Ohio HACCP Plan
Ohio HACCP Plan
Ohio has instituted the Federal HACCP Food Safety regulations for all organizations that handle food stuffs. HACCP Builder has helped many organizations in the state of Ohio reach full HACCP Plan compliance and stay HACCP complaint.
Ohio 's Department of Health is stepping up HACCP enforcement and Guidelines for Submitting Hazard Analysis Critical Control Point (HACCP) Plans.
Ohio Health-General Code and the Code of Ohio Regulations require that plans and specifications be submitted to the local health department when anyone proposes to construct a food establishment, remodel or alter a food establishment, or significantly change/add menu item. Recent Press
The minimum information provided must include the plans and specifications of the building and food equipment and any other information required by the local health department. A plan must be submitted that identifies foods received, processed or manufactured and the food handling and preparation procedures, as well as employee training procedures, in order to assess proper identification of potential hazards. A plan with this information is called a HACCP plan. Ohio HACCP plans are required for all facilities that are classified as MODERATE or HIGH priority facilities.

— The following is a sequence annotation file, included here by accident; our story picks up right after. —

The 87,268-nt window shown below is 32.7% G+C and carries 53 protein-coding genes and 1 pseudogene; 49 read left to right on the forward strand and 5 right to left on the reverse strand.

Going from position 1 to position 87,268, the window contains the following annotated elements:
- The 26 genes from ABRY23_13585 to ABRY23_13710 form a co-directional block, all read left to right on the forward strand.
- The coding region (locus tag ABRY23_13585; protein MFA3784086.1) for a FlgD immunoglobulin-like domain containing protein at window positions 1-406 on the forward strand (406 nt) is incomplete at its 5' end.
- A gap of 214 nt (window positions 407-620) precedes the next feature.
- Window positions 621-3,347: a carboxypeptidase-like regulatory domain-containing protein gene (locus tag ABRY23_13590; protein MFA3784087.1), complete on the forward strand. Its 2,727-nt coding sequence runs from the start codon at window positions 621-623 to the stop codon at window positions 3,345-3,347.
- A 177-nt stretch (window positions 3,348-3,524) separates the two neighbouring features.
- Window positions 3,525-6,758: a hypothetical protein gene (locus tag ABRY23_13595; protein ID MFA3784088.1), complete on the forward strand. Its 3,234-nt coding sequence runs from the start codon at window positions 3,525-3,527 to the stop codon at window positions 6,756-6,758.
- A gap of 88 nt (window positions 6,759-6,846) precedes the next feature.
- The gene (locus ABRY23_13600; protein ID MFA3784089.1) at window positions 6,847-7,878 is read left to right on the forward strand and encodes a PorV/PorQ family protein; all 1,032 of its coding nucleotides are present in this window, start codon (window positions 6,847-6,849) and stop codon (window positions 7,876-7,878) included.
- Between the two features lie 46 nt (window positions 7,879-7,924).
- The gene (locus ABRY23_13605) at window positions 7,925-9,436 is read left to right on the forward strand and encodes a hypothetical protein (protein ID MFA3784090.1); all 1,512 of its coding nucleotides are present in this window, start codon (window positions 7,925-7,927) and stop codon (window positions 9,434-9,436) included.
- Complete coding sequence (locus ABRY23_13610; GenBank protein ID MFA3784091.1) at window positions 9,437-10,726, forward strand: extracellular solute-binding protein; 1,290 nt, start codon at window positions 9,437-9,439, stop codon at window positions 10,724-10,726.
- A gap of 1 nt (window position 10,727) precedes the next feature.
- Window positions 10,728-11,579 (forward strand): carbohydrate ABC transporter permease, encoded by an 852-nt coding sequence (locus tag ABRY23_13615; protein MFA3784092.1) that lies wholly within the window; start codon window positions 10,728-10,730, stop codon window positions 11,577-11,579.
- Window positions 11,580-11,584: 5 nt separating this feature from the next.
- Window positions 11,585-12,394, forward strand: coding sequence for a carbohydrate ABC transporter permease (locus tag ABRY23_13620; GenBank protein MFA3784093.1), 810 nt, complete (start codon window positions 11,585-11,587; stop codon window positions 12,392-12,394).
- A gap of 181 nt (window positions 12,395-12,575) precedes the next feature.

This guideline is intended to help you in providing the required Ohio HACCP plans.
1. Menu or list of foods served: Provide a copy of the menu or a list of foods that will be prepared and served to the public.
2. Food Service System: Specify the types of food service systems you will use. They include: Cook-Serve; Cook-Hot Hold-Serve; Cook-Chill-Reheat-Hot Hold Serve…etc.
3. Number of meals prepared: Estimate the number of meals served on average daily.
4. Population served: Specify what groups of people you serve. Those most at risk are children, the elderly, immunocompromised, pregnant and hospitalized people.
GENERAL FOOD PREPARATION INFORMATION:
1. Describe how you will insure that foods received are from an approved source and at correct temperature upon receipt.